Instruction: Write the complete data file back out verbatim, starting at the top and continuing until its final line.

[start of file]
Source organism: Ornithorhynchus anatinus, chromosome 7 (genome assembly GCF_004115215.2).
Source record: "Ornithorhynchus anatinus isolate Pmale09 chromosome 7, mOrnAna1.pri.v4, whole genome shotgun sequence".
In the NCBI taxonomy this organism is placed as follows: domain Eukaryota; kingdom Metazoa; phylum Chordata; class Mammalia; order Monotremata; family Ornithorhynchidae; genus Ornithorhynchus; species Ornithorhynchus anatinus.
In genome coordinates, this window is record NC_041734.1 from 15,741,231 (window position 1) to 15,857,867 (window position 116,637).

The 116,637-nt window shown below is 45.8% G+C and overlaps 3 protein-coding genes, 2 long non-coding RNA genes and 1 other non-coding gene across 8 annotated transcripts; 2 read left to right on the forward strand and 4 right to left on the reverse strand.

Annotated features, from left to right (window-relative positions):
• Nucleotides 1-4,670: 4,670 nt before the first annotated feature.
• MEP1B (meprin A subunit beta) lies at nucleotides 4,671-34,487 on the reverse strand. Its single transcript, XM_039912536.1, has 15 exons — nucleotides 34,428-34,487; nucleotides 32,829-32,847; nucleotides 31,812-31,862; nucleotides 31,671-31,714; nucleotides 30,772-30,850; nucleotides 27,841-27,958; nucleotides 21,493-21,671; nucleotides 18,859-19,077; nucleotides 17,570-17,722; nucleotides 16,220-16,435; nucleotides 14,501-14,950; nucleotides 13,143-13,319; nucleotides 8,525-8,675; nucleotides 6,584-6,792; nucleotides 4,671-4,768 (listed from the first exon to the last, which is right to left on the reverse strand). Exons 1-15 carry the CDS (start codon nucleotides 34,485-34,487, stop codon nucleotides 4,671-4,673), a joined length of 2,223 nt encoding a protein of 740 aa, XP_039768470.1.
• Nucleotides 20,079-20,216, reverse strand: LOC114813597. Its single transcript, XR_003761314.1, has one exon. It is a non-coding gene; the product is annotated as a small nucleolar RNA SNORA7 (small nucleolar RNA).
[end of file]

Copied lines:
Source organism: Ornithorhynchus anatinus, chromosome 7 (genome assembly GCF_004115215.2).
Source record: "Ornithorhynchus anatinus isolate Pmale09 chromosome 7, mOrnAna1.pri.v4, whole genome shotgun sequence".
In the NCBI taxonomy this organism is placed as follows: domain Eukaryota; kingdom Metazoa; phylum Chordata; class Mammalia; order Monotremata; family Ornithorhynchidae; genus Ornithorhynchus; species Ornithorhynchus anatinus.
In genome coordinates, this window is record NC_041734.1 from 15,741,231 (window position 1) to 15,857,867 (window position 116,637).

The 116,637-nt window shown below is 45.8% G+C and overlaps 3 protein-coding genes, 2 long non-coding RNA genes and 1 other non-coding gene across 8 annotated transcripts; 2 read left to right on the forward strand and 4 right to left on the reverse strand.

Annotated features, from left to right (window-relative positions):
• Nucleotides 1-4,670: 4,670 nt before the first annotated feature.
• MEP1B (meprin A subunit beta) lies at nucleotides 4,671-34,487 on the reverse strand. Its single transcript, XM_039912536.1, has 15 exons — nucleotides 34,428-34,487; nucleotides 32,829-32,847; nucleotides 31,812-31,862; nucleotides 31,671-31,714; nucleotides 30,772-30,850; nucleotides 27,841-27,958; nucleotides 21,493-21,671; nucleotides 18,859-19,077; nucleotides 17,570-17,722; nucleotides 16,220-16,435; nucleotides 14,501-14,950; nucleotides 13,143-13,319; nucleotides 8,525-8,675; nucleotides 6,584-6,792; nucleotides 4,671-4,768 (listed from the first exon to the last, which is right to left on the reverse strand). Exons 1-15 carry the CDS (start codon nucleotides 34,485-34,487, stop codon nucleotides 4,671-4,673), a joined length of 2,223 nt encoding a protein of 740 aa, XP_039768470.1.
• Nucleotides 20,079-20,216, reverse strand: LOC114813597. Its single transcript, XR_003761314.1, has one exon. It is a non-coding gene; the product is annotated as a small nucleolar RNA SNORA7 (small nucleolar RNA).